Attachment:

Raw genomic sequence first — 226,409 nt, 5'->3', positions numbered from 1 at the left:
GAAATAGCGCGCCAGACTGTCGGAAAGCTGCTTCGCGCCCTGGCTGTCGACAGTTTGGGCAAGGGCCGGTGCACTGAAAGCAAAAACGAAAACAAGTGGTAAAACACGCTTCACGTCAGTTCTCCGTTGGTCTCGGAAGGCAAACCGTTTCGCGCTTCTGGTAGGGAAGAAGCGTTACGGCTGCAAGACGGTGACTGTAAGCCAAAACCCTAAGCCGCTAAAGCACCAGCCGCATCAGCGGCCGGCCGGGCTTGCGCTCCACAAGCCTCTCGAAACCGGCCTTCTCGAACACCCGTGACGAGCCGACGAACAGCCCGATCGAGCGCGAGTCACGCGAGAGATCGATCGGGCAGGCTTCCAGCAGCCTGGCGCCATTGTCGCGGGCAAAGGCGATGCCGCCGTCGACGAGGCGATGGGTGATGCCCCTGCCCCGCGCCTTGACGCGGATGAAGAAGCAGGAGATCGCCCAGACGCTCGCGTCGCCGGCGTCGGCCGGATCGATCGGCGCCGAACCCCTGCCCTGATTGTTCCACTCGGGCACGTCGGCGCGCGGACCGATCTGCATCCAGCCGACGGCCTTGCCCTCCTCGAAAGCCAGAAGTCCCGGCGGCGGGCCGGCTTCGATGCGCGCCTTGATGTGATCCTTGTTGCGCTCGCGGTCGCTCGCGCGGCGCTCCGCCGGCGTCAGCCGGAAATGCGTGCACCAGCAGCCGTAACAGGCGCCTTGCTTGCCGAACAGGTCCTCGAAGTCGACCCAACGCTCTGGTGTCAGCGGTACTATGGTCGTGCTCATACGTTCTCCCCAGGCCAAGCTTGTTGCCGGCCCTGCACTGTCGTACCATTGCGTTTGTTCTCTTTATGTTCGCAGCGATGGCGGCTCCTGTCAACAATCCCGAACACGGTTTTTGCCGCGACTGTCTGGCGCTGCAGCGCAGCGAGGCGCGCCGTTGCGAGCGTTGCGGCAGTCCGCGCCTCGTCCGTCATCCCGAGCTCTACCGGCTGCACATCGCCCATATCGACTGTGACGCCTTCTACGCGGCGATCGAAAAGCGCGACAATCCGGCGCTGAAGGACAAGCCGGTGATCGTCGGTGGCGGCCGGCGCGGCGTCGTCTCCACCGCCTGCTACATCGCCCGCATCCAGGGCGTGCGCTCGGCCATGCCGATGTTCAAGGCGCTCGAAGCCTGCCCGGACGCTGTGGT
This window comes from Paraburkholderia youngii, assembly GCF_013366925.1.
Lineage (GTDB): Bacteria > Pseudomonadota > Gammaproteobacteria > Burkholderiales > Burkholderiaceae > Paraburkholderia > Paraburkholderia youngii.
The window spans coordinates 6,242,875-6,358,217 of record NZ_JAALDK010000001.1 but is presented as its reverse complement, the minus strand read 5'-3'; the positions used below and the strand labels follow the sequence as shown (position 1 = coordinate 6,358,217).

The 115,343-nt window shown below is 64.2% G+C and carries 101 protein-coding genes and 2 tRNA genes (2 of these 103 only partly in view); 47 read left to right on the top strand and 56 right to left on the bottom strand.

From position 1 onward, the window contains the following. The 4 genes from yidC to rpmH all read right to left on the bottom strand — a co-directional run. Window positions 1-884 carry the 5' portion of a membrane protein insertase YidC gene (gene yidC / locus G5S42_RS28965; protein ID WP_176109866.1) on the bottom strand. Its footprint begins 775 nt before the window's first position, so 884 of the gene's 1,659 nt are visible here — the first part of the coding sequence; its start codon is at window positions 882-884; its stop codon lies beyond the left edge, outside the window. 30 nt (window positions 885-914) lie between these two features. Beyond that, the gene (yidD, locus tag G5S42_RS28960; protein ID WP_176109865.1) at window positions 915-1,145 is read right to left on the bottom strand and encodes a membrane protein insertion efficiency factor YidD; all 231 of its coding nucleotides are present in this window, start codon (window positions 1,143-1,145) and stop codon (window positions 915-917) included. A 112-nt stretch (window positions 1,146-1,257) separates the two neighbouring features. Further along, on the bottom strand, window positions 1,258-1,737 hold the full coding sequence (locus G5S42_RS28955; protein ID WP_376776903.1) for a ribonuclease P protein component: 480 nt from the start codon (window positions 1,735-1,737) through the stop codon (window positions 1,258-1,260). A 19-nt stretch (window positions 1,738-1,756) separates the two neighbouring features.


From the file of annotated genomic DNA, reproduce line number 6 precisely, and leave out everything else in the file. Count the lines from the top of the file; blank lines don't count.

The 115,343-nt window shown below is 64.2% G+C and carries 101 protein-coding genes and 2 tRNA genes (2 of these 103 only partly in view); 47 read left to right on the top strand and 56 right to left on the bottom strand.